Looks like glue to me! The stuff that leaks out of capacitors doesn't set solid (otherwise it would set solid inside the capacitor)

Thread Starter

GlennJKH

Joined Aug 9, 2021
12
Thanks for the comments, keep them coming.

In the photo in post #8 it isn't the yellowish glue. It's the brownish colored part of the circuit board that is "east"-"southeast" of the capacitor. The arrow in the photos is pointed at the capacitor that is "leaking".

Attached is another failed ECU circuit board showing a leaking or burned capacitor. Most people who have these cars aren't electronics experts, such as the folks on this forum. So they describe the caps as leaking. Maybe a better description is burned out. In any case, it doesn't look like glue in this case.

The reason I posted the "online kit" that is for sale wasn't for the pricing. It was to show that failed capacitors are a known issue with the late 80s -early 90s Hondas, to the extent that kits are sold online.

Thanks for your help.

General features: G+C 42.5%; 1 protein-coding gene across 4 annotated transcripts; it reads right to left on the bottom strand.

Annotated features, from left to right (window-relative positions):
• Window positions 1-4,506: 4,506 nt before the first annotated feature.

Attachments

• 10.8 KB Views: 6
Last edited:

dl324

Joined Mar 30, 2015
13,506
Now I see the leak. A circle around the leaked electrolyte would have been more informative:

That cap should definitely be replaced and the electrolyte needs to be cleaned up before it causes things to corrode.

The labels at the 1 o'clock position make me think that they're rated for 85C; not the 105C that they should have been.

Thread Starter

GlennJKH

Joined Aug 9, 2021
12
thanks, good observation

Thread Starter

GlennJKH

Joined Aug 9, 2021
12
Maybe some of the ECUs were sourced with 85 degree caps while others had 105 degree. If it is the 85 deg caps that are failing, that might explain it.

Last edited:
Thread Starter

GlennJKH

Joined Aug 9, 2021
12
Looked at the capacitors more closely and found "KME" marked on them. Looked it up and it could be Chmicon KME capacitors. I found this on the internet at a Honda NSX site, nut sure how accurate it is. "The Chmicon KME capacitors also appear to have only a 1000 hour rating". If true, that would be less than the 5000 hour rating noted in post #2.

Thread Starter

GlennJKH

Joined Aug 9, 2021
12
In my previous post, it should have read Chemi-Con KME not Chmicon KME

MrSalts

Joined Apr 2, 2020
712
Leave it alone. The cost of being stranded is minimal in the age of Uber.

Thread Starter

GlennJKH

Joined Aug 9, 2021
12
The cost of being stranded is minimal in the age of Uber.
yes, since Uber has come to exist all of my troubles have faded away.